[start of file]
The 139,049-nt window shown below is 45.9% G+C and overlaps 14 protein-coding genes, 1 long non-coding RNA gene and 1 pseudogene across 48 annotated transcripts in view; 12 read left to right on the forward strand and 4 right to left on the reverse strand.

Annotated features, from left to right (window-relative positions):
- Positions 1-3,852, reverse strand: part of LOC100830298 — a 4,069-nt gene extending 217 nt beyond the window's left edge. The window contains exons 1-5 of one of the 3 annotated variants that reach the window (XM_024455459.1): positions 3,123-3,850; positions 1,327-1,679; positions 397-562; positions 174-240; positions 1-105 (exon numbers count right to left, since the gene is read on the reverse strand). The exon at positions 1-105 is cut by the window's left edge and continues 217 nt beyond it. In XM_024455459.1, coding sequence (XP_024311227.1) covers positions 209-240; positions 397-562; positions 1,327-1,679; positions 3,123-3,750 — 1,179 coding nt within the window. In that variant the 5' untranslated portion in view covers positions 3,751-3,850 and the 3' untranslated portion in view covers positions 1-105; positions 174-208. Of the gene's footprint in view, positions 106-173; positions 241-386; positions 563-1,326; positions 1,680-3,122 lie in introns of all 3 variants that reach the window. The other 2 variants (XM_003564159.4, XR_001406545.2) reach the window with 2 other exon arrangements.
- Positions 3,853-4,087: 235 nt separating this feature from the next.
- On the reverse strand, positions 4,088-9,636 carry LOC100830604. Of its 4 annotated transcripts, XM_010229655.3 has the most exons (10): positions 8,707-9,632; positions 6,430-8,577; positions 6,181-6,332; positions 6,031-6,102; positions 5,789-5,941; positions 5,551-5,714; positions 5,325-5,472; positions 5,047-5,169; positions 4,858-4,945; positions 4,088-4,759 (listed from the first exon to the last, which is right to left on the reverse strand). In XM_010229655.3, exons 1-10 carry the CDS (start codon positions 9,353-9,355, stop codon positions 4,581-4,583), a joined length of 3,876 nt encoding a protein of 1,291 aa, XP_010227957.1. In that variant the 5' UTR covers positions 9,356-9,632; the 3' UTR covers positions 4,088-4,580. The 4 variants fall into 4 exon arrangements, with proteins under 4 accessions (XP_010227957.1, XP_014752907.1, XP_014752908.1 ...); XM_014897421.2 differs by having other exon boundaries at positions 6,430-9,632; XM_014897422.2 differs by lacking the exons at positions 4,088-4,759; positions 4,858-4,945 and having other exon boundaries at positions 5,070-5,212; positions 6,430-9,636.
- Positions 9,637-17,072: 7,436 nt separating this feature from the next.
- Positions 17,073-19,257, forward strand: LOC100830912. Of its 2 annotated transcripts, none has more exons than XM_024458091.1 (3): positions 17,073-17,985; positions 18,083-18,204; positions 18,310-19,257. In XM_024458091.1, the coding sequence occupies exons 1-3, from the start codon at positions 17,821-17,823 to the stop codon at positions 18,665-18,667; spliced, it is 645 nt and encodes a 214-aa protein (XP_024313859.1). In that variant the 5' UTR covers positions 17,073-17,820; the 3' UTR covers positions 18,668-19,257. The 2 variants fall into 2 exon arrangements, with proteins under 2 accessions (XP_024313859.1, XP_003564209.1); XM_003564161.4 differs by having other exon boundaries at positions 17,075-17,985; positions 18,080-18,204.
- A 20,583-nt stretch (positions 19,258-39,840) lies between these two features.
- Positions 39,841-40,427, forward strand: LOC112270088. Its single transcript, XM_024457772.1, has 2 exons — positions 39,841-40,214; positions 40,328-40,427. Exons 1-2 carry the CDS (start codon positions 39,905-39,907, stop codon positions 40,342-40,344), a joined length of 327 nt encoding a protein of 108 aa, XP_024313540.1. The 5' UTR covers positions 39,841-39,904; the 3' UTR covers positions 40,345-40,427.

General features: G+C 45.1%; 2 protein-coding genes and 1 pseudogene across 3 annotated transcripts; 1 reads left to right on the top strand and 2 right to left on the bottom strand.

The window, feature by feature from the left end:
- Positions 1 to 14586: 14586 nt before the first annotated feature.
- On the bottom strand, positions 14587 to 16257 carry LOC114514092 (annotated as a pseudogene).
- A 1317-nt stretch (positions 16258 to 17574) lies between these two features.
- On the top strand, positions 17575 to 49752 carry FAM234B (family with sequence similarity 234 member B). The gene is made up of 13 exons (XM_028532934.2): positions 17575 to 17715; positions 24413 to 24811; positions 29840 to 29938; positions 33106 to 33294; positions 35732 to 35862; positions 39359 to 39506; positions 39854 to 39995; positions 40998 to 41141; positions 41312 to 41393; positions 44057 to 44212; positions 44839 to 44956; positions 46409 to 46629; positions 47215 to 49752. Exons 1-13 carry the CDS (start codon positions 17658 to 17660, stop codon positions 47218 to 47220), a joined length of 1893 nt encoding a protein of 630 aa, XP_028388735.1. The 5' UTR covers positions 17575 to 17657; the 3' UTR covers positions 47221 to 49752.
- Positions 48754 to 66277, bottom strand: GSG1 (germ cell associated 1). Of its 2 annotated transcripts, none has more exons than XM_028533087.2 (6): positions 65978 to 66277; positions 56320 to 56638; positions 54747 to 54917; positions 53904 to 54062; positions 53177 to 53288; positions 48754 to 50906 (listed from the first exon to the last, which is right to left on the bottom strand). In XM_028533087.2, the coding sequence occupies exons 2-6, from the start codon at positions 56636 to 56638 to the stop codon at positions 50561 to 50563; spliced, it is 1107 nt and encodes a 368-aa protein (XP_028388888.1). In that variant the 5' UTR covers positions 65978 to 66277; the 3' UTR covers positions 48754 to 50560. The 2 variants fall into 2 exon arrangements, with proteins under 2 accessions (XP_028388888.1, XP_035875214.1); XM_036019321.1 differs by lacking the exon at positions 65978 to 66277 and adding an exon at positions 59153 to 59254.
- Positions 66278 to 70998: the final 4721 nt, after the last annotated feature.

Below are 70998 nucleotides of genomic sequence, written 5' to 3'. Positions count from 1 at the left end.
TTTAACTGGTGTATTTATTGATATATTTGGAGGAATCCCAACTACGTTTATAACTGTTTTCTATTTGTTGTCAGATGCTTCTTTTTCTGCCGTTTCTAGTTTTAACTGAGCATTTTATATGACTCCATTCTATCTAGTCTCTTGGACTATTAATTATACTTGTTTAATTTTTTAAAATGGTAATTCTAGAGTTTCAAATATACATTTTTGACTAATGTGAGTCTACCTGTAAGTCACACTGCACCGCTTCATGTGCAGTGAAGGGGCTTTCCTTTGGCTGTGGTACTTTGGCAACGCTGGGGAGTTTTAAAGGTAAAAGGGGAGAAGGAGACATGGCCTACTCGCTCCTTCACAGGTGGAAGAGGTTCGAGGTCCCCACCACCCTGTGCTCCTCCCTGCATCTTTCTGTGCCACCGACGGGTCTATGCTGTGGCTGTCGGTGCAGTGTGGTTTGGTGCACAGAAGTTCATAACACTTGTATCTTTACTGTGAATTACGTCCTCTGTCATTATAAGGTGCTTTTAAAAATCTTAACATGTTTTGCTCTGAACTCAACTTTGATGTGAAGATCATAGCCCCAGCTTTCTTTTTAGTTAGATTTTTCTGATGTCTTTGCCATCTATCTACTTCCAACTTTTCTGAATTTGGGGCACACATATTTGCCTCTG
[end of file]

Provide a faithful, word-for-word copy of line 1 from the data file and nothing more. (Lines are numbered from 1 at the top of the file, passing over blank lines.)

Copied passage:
The 139,049-nt window shown below is 45.9% G+C and overlaps 14 protein-coding genes, 1 long non-coding RNA gene and 1 pseudogene across 48 annotated transcripts in view; 12 read left to right on the forward strand and 4 right to left on the reverse strand.